Driving virtual 
 reality

Abiodun Akinwuntan teaches students in Iceland.

Abiodun Akinwuntan is a virtual reality pioneer, but he didn’t need VR goggles to experience the northern lights, visit spectacular icebergs, or go whale-watching in the north Atlantic.

Akinwuntan, dean of the School of Health Professions, was in Iceland last fall as a Fulbright Specialist, part of a program that matches former Fulbright Scholars with institutions around the world in search of their particular expertise.

Though he made time for some typical tourist experiences, he was there to share his world-class driving simulation technology and rehabilitation techniques with academic and medical colleagues in Iceland. He taught neuropsychology classes at the University of Akureyri and demonstrated his rehabilitation techniques at several hospitals.

One program uses computer simulations to improve the driving performance of patients with neurological problems.

The rehab patient sits in a car outfitted with screens on the right, front, and left sides to create a moving 3-D video simulation.

KU was ranked fourth among U.S. universities in number of Fulbright Scholars in 2015-16.

Six faculty and administrators won awards.

Simulators help rehab patients relearn driving skills.

Working the foot pedals and steering wheel, the driver overtakes other cars, stops at traffic lights, and makes left turns against oncoming traffic. The driver experiences rainy, foggy, and snowy conditions, and even mountain roads.

Akinwuntan also brought back some new ideas.

“Now I have a broader experience to share with my students and colleagues,” he says, “especially on how to improvise in the absence of state-of-the-art equipment to still give the highest quality of care.”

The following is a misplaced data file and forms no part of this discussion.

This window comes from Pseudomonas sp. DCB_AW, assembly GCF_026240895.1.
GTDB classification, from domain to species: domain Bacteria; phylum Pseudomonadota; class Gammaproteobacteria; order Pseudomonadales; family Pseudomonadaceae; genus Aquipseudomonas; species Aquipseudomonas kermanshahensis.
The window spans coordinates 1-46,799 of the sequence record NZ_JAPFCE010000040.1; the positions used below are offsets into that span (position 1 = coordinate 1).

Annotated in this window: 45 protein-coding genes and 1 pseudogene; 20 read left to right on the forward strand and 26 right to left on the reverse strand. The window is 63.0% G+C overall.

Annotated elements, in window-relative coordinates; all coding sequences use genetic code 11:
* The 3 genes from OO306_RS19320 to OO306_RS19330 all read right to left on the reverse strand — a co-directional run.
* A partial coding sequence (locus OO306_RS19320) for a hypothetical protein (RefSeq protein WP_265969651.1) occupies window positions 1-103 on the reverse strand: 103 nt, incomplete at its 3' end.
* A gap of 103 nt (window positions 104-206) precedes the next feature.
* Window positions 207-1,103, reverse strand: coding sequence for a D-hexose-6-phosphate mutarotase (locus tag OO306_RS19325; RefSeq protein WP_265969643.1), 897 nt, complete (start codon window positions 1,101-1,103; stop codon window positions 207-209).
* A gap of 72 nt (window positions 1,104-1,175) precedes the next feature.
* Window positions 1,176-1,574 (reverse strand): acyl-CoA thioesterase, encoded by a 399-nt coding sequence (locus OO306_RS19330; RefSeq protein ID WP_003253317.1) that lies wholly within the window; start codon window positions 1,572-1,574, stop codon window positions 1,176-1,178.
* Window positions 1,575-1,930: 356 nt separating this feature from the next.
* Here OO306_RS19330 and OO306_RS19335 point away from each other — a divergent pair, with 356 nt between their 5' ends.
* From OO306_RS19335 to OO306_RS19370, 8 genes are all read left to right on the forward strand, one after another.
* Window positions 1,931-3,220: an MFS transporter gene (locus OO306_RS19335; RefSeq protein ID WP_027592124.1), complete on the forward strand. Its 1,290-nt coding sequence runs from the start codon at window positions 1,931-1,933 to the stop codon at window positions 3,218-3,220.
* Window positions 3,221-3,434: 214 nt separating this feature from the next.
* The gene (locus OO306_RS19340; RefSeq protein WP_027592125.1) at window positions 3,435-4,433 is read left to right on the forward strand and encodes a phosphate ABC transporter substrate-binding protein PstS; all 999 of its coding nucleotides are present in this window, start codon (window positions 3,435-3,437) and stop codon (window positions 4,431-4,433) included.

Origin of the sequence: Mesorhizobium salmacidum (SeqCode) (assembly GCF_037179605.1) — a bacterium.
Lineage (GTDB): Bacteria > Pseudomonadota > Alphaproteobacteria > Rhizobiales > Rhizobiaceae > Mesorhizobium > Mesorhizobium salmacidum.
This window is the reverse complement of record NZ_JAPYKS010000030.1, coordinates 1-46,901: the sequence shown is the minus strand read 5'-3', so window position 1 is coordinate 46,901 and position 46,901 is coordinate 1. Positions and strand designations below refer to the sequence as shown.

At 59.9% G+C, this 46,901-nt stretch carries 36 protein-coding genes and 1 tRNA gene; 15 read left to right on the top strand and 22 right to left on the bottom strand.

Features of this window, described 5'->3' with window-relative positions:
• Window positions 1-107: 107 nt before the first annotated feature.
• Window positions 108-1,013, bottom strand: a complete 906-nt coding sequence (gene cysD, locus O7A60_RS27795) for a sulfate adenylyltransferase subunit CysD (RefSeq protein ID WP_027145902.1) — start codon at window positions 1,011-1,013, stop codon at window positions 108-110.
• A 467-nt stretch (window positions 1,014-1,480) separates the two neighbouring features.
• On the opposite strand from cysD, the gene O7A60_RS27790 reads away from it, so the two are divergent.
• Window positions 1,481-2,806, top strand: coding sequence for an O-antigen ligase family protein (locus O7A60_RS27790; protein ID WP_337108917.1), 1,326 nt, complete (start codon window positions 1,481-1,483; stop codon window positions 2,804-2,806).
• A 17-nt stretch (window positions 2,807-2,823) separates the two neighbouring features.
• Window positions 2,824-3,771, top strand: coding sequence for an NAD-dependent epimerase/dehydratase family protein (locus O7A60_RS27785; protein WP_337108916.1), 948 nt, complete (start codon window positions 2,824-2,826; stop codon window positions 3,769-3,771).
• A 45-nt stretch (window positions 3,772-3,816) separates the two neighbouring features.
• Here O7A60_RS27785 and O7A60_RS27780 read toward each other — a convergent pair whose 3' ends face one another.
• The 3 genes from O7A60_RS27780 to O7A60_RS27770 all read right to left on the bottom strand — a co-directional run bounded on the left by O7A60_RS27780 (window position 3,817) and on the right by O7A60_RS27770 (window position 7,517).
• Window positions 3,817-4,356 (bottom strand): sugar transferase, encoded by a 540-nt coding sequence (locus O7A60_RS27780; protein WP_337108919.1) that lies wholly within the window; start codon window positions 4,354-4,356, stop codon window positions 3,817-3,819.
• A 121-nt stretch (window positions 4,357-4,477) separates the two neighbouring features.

Akinwuntan is developing joint courses in neuropsychology and occupational therapy at the KU Medical Center and Iceland’s three main universities. The program would include student exchanges and possibly allow some KU students to get their clinical experience — and do some whale-watching — in Iceland.


   

Medical Center milestones

The national designation for the KU Alzheimer’s Disease Center has been renewed for five years.

The KU Multiple Sclerosis Achievement Center, which opened in April, is one of only eight U.S. programs that provide integrated services for MS patients.

Water management

KU researchers are part of a $4 million NSF grant to seek environmentally responsible ways to manage 20 billion barrels a year of “produced water,” a by-product of domestic oil and gas recovery.

Bullying prevention

New research shows that cognitive empathy declines in students moving into middle school. The findings, from Anne Williford, associate professor of social welfare, indicate that helping fourth- and fifth-graders develop better social skills may prevent bullying later.

Communication interface

Using a brain-computer interface, people with profound speech and motor disorders may be able to directly control assistive communication devices with their brains. Jonathan Brumberg, assistant professor of speech-language-hearing, has received a $25,000 research grant to develop and test a BCI.

Nursing education

Nursing students at five Kansas community colleges can now stay in their own communities while working on bachelor’s degrees from KU through online courses.

The School of Nursing program may help the state meet the growing demand for nurses.